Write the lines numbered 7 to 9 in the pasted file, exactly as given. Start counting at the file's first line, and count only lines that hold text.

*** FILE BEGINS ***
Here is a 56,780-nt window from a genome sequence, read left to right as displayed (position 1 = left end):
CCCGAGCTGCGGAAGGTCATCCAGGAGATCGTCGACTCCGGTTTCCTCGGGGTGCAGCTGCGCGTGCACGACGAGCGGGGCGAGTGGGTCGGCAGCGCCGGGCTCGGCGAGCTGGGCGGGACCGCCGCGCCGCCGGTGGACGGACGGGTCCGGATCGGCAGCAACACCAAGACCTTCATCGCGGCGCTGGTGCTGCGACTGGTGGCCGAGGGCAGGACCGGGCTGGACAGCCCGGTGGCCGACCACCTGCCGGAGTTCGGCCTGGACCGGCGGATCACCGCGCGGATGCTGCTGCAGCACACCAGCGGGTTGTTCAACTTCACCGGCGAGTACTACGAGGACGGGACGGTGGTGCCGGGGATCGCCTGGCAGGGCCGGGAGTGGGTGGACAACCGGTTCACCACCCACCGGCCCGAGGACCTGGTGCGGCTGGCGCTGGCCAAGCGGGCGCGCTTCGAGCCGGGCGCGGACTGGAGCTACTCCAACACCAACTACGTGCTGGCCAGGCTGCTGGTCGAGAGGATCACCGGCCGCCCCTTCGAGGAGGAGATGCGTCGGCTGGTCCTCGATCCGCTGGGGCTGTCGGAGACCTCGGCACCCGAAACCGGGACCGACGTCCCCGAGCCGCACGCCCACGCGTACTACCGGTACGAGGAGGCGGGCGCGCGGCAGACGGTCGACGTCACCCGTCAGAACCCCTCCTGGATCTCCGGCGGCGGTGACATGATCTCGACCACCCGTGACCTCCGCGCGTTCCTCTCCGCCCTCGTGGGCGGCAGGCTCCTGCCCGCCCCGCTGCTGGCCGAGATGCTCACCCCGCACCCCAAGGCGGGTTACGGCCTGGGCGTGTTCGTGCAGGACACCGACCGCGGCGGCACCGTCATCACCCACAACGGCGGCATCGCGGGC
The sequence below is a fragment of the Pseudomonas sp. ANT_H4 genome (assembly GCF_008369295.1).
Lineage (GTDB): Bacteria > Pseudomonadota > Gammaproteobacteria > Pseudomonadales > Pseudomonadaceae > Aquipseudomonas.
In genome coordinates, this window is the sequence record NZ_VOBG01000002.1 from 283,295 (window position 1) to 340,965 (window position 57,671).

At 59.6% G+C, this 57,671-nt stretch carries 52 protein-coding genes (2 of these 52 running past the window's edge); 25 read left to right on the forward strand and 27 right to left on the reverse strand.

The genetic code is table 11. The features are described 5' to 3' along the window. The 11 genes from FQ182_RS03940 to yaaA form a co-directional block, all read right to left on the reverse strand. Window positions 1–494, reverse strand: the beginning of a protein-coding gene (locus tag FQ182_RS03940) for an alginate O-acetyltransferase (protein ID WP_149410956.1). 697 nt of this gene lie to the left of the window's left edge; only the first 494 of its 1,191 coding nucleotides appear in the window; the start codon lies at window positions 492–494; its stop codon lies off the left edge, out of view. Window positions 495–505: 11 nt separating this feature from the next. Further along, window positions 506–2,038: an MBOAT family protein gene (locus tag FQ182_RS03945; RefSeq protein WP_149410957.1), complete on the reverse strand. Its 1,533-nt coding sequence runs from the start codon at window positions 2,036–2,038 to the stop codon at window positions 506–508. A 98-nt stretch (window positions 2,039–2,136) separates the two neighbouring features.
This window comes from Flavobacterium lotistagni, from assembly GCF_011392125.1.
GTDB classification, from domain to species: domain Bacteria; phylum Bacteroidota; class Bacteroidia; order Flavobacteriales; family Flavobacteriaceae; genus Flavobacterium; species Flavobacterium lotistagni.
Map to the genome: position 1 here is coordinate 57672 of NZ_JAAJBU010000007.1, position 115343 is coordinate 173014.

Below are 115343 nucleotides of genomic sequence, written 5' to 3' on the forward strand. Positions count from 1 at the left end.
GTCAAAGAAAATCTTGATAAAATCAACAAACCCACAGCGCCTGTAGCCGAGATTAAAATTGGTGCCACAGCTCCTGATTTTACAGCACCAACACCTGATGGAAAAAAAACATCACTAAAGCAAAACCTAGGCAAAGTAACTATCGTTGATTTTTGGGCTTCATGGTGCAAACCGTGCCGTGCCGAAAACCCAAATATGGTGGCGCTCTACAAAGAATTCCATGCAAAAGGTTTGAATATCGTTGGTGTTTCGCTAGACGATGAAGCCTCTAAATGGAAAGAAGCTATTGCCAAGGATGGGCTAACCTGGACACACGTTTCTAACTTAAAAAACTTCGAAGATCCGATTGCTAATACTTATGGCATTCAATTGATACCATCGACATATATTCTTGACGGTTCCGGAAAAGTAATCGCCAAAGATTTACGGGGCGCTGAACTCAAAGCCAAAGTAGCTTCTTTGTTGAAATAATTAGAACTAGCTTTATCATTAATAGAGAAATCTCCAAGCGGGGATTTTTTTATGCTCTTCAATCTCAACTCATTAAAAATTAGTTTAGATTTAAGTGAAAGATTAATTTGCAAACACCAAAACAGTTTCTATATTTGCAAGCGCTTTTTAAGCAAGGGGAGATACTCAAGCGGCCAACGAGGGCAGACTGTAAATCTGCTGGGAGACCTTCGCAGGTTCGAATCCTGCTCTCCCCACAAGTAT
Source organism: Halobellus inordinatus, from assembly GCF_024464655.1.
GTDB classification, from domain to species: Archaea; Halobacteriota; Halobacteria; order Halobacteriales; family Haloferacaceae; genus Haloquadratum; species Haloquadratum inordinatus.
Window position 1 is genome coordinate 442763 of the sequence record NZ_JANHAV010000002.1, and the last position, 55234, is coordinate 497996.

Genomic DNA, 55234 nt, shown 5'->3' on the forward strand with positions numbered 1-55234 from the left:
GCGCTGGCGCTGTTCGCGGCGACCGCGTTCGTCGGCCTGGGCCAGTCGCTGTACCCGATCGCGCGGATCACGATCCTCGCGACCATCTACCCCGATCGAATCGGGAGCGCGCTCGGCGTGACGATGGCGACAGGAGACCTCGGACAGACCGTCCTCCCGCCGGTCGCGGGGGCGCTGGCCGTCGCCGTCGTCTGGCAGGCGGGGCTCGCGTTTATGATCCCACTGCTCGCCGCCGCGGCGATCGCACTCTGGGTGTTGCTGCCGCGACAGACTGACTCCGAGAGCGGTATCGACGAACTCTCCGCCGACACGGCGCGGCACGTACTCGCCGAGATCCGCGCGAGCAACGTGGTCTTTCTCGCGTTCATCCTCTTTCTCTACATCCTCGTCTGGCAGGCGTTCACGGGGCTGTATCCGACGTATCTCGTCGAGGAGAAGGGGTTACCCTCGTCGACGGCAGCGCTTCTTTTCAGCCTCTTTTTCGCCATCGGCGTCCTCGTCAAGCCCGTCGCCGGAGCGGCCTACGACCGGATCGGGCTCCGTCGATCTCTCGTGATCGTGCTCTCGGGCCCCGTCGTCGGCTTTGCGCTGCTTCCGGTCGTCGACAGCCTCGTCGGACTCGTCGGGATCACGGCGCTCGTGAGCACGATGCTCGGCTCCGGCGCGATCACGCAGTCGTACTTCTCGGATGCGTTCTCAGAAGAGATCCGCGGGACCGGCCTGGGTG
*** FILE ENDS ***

The genetic code is table 11. The features are described 5' to 3' along the window. The 11 genes from FQ182_RS03940 to yaaA form a co-directional block, all read right to left on the reverse strand. Window positions 1–494, reverse strand: the beginning of a protein-coding gene (locus tag FQ182_RS03940) for an alginate O-acetyltransferase (protein ID WP_149410956.1). 697 nt of this gene lie to the left of the window's left edge; only the first 494 of its 1,191 coding nucleotides appear in the window; the start codon lies at window positions 492–494; its stop codon lies off the left edge, out of view. Window positions 495–505: 11 nt separating this feature from the next. Further along, window positions 506–2,038: an MBOAT family protein gene (locus tag FQ182_RS03945; RefSeq protein WP_149410957.1), complete on the reverse strand. Its 1,533-nt coding sequence runs from the start codon at window positions 2,036–2,038 to the stop codon at window positions 506–508. A 98-nt stretch (window positions 2,039–2,136) separates the two neighbouring features.
This window comes from Flavobacterium lotistagni, from assembly GCF_011392125.1.
GTDB classification, from domain to species: domain Bacteria; phylum Bacteroidota; class Bacteroidia; order Flavobacteriales; family Flavobacteriaceae; genus Flavobacterium; species Flavobacterium lotistagni.